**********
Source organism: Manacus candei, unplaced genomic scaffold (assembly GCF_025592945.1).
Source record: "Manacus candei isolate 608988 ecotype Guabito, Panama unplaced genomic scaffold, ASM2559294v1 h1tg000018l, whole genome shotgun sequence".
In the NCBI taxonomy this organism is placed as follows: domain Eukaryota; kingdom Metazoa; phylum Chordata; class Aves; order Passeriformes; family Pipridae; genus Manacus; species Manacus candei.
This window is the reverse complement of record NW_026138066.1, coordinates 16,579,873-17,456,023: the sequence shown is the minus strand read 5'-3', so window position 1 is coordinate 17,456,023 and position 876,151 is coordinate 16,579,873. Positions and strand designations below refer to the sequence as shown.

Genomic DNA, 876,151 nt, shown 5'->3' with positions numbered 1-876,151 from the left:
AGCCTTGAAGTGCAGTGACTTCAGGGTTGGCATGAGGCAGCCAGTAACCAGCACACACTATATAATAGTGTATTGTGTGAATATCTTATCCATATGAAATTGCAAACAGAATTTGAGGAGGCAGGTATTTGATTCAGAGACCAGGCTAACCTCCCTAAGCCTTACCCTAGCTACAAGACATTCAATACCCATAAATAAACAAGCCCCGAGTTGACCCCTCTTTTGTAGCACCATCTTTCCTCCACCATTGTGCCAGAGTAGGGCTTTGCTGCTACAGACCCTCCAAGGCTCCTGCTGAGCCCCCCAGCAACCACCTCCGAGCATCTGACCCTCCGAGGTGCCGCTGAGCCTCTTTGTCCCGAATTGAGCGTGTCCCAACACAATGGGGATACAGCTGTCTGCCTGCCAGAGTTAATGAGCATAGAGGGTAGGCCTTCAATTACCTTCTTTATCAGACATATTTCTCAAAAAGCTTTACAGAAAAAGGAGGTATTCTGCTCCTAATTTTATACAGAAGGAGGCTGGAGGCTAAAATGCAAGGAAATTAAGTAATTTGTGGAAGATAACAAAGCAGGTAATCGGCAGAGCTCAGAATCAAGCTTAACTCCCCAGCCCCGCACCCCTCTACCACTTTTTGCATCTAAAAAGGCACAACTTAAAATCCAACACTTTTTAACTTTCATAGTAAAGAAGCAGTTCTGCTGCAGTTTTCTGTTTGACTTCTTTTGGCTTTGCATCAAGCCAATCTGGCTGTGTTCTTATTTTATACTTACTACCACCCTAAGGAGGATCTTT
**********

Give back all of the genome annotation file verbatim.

Source organism: Manacus candei, unplaced genomic scaffold (assembly GCF_025592945.1).
Source record: "Manacus candei isolate 608988 ecotype Guabito, Panama unplaced genomic scaffold, ASM2559294v1 h1tg000018l, whole genome shotgun sequence".
In the NCBI taxonomy this organism is placed as follows: domain Eukaryota; kingdom Metazoa; phylum Chordata; class Aves; order Passeriformes; family Pipridae; genus Manacus; species Manacus candei.
This window is the reverse complement of record NW_026138066.1, coordinates 16,579,873-17,456,023: the sequence shown is the minus strand read 5'-3', so window position 1 is coordinate 17,456,023 and position 876,151 is coordinate 16,579,873. Positions and strand designations below refer to the sequence as shown.

Genomic DNA, 876,151 nt, shown 5'->3' with positions numbered 1-876,151 from the left:
AGCCTTGAAGTGCAGTGACTTCAGGGTTGGCATGAGGCAGCCAGTAACCAGCACACACTATATAATAGTGTATTGTGTGAATATCTTATCCATATGAAATTGCAAACAGAATTTGAGGAGGCAGGTATTTGATTCAGAGACCAGGCTAACCTCCCTAAGCCTTACCCTAGCTACAAGACATTCAATACCCATAAATAAACAAGCCCCGAGTTGACCCCTCTTTTGTAGCACCATCTTTCCTCCACCATTGTGCCAGAGTAGGGCTTTGCTGCTACAGACCCTCCAAGGCTCCTGCTGAGCCCCCCAGCAACCACCTCCGAGCATCTGACCCTCCGAGGTGCCGCTGAGCCTCTTTGTCCCGAATTGAGCGTGTCCCAACACAATGGGGATACAGCTGTCTGCCTGCCAGAGTTAATGAGCATAGAGGGTAGGCCTTCAATTACCTTCTTTATCAGACATATTTCTCAAAAAGCTTTACAGAAAAAGGAGGTATTCTGCTCCTAATTTTATACAGAAGGAGGCTGGAGGCTAAAATGCAAGGAAATTAAGTAATTTGTGGAAGATAACAAAGCAGGTAATCGGCAGAGCTCAGAATCAAGCTTAACTCCCCAGCCCCGCACCCCTCTACCACTTTTTGCATCTAAAAAGGCACAACTTAAAATCCAACACTTTTTAACTTTCATAGTAAAGAAGCAGTTCTGCTGCAGTTTTCTGTTTGACTTCTTTTGGCTTTGCATCAAGCCAATCTGGCTGTGTTCTTATTTTATACTTACTACCACCCTAAGGAGGATCTTT